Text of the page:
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You need to test, we're here to help.

13 November 2013

Back to Basics: Probes (Part I)

An example of an active oscilloscope probe
Figure 1: An example of an active
oscilloscope probe 
To speak of an oscilloscope probe is to open a fairly large can of worms. There are many kinds of probes on the market, with differing functions and characteristics (Figure 1). This is the first in a short series of posts on the basics on probes, what the various kinds are used for, and how they might be expected to affect measurements taken with them.

At the highest level, a "probe" can be anything that gets a signal from the device or circuit under test into the oscilloscope's input channels. It can be anything from a short piece of wire to a high-bandwidth differential probe. A basic probe consists of some type of connector (BNC), a length of wire, and a probe head, the latter being the connection point of the probe to the circuit.

Next, let's take a brief look at the four basic probe varieties:

Passive probe:
  • Standard oscilloscope probe supplied by all scope manufacturers
  • No active devices, only passive parts
  • Physically and electrically robust – rugged mechanical design with the ability to measure several hundred volts
  • Maximum bandwidth is 500 MHz but at the higher frequencies probe loading becomes an issue
Active Probe:
  • Usually an optional probe that is powered by the oscilloscope through a connector on the front panel
  • Based off of an active device such as a transistor or FET
  • Not as robust as passive probe but much wider bandwidths and much lower capacitance
  • The ideal probe for high frequency measurements
Differential Probe:
  • Measures the difference between two signals when there is no ground reference
  • Comes in two flavors:
  • High voltage for floating measurements in a power supply, lighting ballast, motor drive, etc.
  • High bandwidth for differential serial data streams
Current Probe:
  • Active device that measures the current in a signal rather than the voltage
  • Three main types:
  • Transformer based; Hall effect devices; or combination transformer/Hall effect
  • Most modern clamp on current probes are combination transformer/Hall effect
Now, understand that probes affect devices under test. Tradeoffs between different types of probes and how the electrical characteristics of the probe affect a circuit are important to understand to ensure accurate and reliable measurements.
A number of things can happen when a probe is connected to a circuit. In the best case, the true size
and shape of the signal gets into the oscilloscope and is displayed on screen. Another possible outcome is that the probe alters the signal in some way and what gets displayed on screen is not what's really happening at the probing point. A worst-case outcome is that the operation of the DUT changes; a well-designed device or circuit may malfunction (or vice-versa).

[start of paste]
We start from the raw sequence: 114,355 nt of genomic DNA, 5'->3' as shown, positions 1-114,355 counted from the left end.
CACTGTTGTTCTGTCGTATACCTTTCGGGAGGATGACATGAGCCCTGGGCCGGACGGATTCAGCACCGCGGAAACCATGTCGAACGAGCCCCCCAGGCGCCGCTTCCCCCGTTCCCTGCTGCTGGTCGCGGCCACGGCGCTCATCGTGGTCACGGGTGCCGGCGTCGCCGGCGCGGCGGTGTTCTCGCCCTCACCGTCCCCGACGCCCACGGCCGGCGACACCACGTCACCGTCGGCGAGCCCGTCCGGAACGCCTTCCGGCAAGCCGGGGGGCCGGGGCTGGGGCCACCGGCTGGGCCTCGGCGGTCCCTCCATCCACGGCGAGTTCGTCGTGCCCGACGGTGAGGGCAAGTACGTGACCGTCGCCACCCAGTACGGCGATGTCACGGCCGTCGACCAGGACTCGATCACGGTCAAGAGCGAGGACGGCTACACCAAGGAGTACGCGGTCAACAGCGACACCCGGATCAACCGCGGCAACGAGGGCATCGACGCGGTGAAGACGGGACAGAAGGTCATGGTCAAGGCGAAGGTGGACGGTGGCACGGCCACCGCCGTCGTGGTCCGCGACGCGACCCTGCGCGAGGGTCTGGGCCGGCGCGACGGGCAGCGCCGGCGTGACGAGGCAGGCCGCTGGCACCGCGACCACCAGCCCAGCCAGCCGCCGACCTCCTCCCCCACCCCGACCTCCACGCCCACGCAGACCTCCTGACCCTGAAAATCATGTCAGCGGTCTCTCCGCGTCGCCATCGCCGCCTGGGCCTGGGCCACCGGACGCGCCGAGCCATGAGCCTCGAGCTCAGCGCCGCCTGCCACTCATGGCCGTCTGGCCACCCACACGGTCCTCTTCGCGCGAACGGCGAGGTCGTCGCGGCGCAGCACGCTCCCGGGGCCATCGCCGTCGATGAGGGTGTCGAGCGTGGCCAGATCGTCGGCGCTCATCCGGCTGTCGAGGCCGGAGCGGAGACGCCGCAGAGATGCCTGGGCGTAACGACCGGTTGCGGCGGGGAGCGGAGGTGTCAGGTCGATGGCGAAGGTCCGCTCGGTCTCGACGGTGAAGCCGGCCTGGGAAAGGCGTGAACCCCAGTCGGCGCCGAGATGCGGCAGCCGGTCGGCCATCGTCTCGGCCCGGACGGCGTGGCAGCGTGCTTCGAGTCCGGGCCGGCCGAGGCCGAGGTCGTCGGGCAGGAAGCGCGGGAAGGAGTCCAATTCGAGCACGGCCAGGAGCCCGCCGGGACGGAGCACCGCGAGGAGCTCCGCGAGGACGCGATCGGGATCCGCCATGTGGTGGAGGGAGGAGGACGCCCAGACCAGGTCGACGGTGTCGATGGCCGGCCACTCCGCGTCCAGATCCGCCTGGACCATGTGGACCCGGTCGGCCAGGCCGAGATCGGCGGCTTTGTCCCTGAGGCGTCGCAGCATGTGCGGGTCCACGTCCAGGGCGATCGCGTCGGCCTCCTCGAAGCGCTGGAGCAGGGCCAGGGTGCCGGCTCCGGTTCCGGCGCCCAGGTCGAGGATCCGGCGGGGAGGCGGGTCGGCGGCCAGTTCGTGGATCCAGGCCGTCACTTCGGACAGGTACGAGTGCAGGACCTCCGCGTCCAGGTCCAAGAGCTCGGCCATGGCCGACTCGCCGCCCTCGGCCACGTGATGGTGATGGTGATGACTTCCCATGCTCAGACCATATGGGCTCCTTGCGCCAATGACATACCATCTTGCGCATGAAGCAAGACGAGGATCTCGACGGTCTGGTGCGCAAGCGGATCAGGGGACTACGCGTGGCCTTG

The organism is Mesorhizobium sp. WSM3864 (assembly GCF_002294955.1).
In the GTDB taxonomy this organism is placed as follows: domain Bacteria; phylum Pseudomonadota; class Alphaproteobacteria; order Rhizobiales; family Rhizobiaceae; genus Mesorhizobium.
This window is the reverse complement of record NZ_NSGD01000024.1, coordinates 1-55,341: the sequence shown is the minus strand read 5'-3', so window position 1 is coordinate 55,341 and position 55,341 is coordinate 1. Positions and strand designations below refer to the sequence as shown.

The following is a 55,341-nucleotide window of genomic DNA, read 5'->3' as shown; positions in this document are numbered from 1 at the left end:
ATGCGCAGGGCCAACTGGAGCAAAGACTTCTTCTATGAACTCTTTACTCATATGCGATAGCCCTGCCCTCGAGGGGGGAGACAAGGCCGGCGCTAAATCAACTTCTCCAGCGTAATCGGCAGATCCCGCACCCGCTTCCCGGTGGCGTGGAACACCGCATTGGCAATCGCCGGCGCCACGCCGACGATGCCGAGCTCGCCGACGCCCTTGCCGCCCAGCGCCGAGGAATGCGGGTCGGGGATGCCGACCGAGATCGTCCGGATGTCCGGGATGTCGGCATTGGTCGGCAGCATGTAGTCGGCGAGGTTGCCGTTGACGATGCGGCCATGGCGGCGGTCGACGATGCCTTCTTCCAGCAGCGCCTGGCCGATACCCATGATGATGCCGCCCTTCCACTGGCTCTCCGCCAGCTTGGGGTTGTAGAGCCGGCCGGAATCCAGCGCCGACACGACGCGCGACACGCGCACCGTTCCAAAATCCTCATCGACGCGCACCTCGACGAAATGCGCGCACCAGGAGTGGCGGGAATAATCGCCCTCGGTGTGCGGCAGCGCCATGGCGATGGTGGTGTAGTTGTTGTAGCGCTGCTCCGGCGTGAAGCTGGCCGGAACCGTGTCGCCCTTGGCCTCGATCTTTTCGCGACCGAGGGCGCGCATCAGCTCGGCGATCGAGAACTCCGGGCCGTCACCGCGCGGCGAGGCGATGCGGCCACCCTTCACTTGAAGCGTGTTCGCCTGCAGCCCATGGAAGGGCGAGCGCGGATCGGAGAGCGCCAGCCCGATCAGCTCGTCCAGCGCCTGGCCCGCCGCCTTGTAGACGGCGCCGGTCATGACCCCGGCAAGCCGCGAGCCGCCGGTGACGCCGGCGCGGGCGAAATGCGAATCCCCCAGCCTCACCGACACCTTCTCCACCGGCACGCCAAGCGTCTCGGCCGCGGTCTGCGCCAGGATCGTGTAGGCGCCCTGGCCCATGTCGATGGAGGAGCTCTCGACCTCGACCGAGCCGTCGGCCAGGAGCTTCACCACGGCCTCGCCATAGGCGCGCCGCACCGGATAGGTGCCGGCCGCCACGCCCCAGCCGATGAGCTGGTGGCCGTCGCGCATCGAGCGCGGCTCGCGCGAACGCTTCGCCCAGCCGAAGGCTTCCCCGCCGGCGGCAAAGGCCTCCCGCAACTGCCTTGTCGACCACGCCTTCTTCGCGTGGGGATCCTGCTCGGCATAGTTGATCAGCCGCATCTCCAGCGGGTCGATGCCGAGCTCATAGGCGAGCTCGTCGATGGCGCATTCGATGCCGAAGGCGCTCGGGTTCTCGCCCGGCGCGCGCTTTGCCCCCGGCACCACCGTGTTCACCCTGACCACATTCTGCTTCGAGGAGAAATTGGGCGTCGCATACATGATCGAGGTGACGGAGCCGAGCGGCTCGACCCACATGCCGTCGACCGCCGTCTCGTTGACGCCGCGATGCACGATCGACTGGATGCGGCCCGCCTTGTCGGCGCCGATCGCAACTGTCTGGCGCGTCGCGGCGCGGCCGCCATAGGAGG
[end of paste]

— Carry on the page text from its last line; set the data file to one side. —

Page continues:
A plot of probe input impedance vs. frequency
Figure 2: A plot of probe input
impedance vs. frequency
When a probe is connected to a circuit, it takes some of the energy present in the circuit and transfers it to the oscilloscope input. The probe constitutes another load that must be driven by the signal source. This load on the circuit can change the signal's shape and change the behavior of the DUT.

Probes are designed with high resistance in the probe tip in the hope of reducing the energy drawn from the circuit and, thus, to reduce the loading. High input resistance is important but it only makes a difference at DC or at low-frequency AC. Let's consider the effects of frequency on the probe's impedance. At different frequencies, different characteristics of the probe gain importance (Figure 2):
  • At DC or low frequencies, the high input resistance dominates the overall impedance
  • As frequency increases, the capacitance dominates the impedance and dramatically lowers the overall impedance
  • The result of the high probe capacitance shows up in the signal shape seen on screen
High probe capacitance can turn a pulse's edges to mush
Figure 3: High probe capacitance
can turn a pulse's edges to mush
At 1 Hz, the impedance of a passive probe is 10 MΩ. At 1 MHz, that value decreases to 17.4 kΩ. At 100 MHz, impedance is just 174 Ω. With such a sharp dropoff in overall impedance, it's not surprising that the probe can have such a dramatic impact on what's seen on screen (Figure 3). That's why it's important to understand these effects and how they can influence measurements.

That's it for this first installment on probe basics. In an upcoming installment, we'll look at more probe basics, including why the different types of probes are more useful in some applications than others. 

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